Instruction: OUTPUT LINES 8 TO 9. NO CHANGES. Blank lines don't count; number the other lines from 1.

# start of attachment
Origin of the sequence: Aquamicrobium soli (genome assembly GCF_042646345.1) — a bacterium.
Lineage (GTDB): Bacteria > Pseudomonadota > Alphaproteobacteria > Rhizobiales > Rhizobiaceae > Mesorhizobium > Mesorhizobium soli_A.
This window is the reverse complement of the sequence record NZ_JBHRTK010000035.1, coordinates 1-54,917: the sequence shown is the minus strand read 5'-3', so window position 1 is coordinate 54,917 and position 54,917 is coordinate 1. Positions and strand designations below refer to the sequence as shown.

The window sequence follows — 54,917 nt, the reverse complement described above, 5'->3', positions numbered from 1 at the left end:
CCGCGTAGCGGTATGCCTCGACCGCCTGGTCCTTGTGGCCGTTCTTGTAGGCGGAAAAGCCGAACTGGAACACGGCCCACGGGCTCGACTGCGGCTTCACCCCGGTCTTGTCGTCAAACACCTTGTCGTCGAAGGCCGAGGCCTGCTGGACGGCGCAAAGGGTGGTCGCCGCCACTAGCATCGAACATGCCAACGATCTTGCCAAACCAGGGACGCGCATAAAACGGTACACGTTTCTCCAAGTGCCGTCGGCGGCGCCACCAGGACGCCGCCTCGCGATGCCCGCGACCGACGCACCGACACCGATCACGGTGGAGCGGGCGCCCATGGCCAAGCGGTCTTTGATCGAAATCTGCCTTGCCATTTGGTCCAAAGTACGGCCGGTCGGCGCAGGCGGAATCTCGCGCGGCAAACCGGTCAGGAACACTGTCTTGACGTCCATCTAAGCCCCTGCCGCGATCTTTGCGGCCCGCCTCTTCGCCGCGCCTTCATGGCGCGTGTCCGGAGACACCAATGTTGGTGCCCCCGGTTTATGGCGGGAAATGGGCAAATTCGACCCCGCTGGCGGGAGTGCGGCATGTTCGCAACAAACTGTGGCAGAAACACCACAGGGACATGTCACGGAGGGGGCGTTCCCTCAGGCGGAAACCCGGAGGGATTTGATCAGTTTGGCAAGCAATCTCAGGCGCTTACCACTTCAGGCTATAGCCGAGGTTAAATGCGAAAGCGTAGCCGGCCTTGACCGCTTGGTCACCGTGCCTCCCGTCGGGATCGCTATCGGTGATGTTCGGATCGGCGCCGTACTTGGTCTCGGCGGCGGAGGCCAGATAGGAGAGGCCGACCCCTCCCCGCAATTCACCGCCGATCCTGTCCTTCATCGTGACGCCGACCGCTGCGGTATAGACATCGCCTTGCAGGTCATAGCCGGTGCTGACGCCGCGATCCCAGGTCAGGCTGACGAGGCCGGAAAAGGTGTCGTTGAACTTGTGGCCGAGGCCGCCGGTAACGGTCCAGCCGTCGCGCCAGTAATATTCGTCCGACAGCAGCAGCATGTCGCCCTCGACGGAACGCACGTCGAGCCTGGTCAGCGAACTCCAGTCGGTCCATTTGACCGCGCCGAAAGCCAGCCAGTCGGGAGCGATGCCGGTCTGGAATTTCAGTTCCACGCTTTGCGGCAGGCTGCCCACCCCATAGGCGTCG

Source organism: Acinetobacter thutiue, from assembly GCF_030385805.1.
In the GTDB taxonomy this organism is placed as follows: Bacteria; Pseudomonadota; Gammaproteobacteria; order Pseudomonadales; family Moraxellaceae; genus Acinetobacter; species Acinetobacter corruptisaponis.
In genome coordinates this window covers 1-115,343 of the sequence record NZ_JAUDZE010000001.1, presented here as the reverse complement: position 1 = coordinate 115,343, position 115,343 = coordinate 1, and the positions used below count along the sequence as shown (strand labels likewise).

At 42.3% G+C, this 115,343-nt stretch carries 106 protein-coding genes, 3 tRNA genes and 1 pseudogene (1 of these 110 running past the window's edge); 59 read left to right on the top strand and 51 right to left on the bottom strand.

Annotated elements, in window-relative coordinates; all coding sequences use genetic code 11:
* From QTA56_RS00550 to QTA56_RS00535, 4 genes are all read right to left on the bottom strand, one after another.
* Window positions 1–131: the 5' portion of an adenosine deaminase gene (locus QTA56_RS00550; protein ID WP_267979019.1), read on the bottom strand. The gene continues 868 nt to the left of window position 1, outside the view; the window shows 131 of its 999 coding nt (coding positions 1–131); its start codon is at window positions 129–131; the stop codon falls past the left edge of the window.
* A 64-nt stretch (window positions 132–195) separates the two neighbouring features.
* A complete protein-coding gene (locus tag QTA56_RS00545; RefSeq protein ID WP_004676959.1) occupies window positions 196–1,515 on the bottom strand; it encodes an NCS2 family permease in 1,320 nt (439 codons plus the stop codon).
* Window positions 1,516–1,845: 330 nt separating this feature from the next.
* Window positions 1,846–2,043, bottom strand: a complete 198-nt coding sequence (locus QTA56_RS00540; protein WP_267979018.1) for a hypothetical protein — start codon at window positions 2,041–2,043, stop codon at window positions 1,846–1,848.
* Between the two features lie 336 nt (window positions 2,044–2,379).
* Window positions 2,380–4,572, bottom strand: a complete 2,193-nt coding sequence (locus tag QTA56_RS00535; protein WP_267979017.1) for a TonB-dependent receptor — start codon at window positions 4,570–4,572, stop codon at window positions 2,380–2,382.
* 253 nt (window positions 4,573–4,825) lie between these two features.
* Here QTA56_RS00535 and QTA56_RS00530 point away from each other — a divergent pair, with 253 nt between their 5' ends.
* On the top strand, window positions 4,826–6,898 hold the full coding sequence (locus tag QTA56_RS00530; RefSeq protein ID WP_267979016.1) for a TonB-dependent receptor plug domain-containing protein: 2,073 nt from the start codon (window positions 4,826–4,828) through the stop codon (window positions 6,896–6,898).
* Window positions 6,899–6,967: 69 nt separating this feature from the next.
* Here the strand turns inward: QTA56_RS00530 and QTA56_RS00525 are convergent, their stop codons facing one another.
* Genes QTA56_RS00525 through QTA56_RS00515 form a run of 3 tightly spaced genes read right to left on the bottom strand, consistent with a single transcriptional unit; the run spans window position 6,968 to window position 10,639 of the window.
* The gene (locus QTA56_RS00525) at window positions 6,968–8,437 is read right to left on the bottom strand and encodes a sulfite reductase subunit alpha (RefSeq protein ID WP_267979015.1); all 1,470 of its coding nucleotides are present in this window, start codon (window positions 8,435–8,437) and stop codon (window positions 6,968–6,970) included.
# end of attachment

In genome coordinates this window covers 1-115,343 of the sequence record NZ_JAUDZE010000001.1, presented here as the reverse complement: position 1 = coordinate 115,343, position 115,343 = coordinate 1, and the positions used below count along the sequence as shown (strand labels likewise).

At 42.3% G+C, this 115,343-nt stretch carries 106 protein-coding genes, 3 tRNA genes and 1 pseudogene (1 of these 110 running past the window's edge); 59 read left to right on the top strand and 51 right to left on the bottom strand.